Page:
Potatoes and orther crops contain much water – but this is not used productively so far.

Biobased economy is biorefinery and cascading

The biobased economy can only thrive through new concepts, and by cooperation across sectoral boundaries, says Annita. The heart of the matter is cascading, putting to use all components of the yield, and closing the loop wherever possible. And that implies that several sectors need to be involved. Both at a large and at a small scale. All new processes will intrinsically have to allow cascading down the line. Which would hold also for new large-scale projects like the import of foreign biomass, for example in the form of wood pellets. ‘A future-proof process for wood biorefinery will serve the production of a variety of high-quality products,’ she says. Another theme that would require the cooperation of a number of stakeholders is water valorisation. Water valorisation? Yes, putting to use industrial waste water streams. ‘For instance, the agro food sector takes in a lot of water, in the form of its feedstock. That would qualify these companies as water producers. But they discharge their water, after purification – why would not they be allowed to deliver this purified to another plant that is in demand of water? Actually, also a form of cascading.’

Through ISPT, Annita Westenbroek has links with the work of prof. Maaike Kroon on separation technologies. Woody biomass can be dissolved in a mild way by new solvents (DES – deep eutectic solvents), and this may open up completely new pathways for a host of high-quality applications. This technology is being investigated in a European project with 25 partners, among which ISPT, and it raises hopes that we can isolate pure cellulose and lignin without having to take recourse to high temperatures and pressures – in the end, much cheaper than existing methods.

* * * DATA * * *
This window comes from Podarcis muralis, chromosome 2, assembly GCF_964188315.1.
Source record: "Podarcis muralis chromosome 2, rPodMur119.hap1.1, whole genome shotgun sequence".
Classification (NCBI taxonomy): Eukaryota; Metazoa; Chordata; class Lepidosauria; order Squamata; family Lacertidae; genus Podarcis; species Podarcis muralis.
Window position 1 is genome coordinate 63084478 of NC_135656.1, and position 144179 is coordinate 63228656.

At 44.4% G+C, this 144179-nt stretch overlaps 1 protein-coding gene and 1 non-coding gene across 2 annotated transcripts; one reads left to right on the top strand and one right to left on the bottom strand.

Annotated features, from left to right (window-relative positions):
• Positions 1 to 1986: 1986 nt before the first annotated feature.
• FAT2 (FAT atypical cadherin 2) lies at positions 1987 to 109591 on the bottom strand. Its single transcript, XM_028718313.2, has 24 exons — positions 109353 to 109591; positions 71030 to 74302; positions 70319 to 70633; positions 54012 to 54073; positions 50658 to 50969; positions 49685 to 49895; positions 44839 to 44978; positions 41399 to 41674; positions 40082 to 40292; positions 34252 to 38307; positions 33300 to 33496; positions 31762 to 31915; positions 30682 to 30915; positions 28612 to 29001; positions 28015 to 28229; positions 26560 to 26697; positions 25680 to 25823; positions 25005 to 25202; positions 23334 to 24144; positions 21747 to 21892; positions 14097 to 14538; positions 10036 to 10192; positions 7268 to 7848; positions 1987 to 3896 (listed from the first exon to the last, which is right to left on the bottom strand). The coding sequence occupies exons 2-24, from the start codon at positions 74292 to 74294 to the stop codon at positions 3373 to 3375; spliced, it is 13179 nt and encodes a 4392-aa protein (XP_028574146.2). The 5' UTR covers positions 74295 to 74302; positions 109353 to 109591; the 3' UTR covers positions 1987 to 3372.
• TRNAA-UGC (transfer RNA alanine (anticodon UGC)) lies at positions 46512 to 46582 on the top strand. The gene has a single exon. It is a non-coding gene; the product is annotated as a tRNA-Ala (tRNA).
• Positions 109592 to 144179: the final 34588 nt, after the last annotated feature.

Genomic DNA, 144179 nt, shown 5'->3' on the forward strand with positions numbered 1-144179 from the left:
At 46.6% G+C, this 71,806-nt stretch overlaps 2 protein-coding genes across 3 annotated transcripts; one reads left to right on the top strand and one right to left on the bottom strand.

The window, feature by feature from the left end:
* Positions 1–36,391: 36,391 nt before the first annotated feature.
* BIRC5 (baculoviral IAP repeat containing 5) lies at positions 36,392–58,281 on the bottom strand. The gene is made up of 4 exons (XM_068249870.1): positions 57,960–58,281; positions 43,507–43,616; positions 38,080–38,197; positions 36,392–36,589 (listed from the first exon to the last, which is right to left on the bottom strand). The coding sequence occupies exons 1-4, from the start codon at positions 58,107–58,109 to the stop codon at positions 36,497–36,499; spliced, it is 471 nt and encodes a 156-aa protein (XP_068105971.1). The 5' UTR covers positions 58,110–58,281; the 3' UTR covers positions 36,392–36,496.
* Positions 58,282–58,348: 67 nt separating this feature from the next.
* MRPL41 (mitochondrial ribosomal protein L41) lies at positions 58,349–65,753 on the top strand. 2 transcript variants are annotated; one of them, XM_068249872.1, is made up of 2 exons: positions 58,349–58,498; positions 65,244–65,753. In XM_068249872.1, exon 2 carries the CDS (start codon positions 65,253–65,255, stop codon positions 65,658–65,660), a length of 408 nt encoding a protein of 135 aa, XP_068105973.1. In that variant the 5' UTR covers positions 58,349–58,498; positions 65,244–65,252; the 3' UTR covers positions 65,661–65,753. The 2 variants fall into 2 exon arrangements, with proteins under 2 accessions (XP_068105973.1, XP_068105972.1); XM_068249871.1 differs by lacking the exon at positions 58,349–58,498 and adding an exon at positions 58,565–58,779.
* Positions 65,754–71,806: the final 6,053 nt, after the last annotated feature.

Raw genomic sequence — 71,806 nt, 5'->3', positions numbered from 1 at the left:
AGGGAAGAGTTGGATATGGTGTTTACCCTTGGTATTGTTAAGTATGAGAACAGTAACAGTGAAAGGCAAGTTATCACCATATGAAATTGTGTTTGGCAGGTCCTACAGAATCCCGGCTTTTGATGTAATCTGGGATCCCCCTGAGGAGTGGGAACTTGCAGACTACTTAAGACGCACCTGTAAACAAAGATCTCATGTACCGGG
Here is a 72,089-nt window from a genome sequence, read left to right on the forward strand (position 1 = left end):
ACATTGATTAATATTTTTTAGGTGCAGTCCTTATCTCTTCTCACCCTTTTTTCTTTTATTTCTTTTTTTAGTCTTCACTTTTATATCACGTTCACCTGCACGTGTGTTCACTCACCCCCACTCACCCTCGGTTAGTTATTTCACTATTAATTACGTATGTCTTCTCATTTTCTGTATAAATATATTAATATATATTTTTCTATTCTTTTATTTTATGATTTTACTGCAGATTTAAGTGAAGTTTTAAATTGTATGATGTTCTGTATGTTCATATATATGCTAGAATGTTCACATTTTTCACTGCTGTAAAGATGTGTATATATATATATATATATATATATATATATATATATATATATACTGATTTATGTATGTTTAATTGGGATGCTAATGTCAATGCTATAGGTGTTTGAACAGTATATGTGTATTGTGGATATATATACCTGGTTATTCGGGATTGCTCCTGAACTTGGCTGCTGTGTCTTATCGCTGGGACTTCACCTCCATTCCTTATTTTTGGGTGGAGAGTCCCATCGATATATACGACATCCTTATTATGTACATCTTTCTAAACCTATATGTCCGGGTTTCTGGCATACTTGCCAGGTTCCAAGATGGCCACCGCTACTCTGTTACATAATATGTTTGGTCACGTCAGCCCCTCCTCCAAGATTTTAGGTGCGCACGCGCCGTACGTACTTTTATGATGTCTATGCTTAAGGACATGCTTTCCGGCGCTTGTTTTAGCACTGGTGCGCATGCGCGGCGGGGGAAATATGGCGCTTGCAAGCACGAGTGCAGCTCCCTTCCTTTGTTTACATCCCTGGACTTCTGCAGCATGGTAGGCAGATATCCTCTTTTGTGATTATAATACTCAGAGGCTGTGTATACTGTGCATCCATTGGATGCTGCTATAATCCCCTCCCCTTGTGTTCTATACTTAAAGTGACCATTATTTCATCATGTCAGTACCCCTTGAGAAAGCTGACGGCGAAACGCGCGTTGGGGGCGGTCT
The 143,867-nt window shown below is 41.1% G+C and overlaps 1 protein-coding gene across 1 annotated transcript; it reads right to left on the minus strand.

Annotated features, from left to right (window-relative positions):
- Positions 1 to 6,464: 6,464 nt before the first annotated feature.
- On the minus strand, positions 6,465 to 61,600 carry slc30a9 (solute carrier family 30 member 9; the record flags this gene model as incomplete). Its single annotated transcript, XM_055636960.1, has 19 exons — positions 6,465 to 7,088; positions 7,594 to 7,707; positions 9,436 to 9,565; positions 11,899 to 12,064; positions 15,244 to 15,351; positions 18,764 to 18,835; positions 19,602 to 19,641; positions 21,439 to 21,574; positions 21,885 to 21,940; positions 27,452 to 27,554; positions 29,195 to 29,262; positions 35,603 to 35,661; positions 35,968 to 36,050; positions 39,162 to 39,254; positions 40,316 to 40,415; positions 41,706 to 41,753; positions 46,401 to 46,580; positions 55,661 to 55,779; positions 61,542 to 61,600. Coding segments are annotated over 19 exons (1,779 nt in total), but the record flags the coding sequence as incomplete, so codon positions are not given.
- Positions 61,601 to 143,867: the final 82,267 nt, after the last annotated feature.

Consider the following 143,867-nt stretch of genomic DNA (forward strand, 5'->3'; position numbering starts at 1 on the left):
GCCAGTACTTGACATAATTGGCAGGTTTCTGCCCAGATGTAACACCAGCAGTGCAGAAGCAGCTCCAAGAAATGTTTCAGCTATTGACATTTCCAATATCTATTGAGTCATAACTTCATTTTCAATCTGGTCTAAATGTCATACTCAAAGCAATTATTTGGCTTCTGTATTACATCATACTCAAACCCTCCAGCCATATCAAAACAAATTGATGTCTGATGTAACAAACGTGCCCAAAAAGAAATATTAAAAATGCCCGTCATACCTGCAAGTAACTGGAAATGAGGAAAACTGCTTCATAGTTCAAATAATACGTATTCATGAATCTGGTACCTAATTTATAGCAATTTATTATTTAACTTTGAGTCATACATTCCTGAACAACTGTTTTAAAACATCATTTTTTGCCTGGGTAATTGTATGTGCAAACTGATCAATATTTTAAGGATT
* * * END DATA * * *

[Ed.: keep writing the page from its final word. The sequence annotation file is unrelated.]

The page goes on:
Cooperation is of the essence

Moreover, Annita is an advisor to several companies. ‘There are very interesting innovations in the pipeline. But I cannot say anything about them. Companies do not disclose their most interesting initiatives until the very moment they have been realised in actual practice; projects that are discussed are the initiatives that require assistance, for which obstacles need to be removed, of that are in need of subsidies, for those initiatives need help from the outside.’ Cooperation in the Bio-Based Industries joint undertaking, the European public-private development program in the biobased economy, is going very well. Cooperation results in interesting and promising projects, says Annita. Particularly if research centres tune their programs to the needs of the business community, as has happened in the European framework. That leads to a very productive cooperation. ‘I hope that in the Netherlands, we can get inspired by this and make good use of it. For in the Netherlands, cooperation among companies is very good. And in the end, that will prove to be decisive in the biobased economy.’ Says Annita Westenbroek.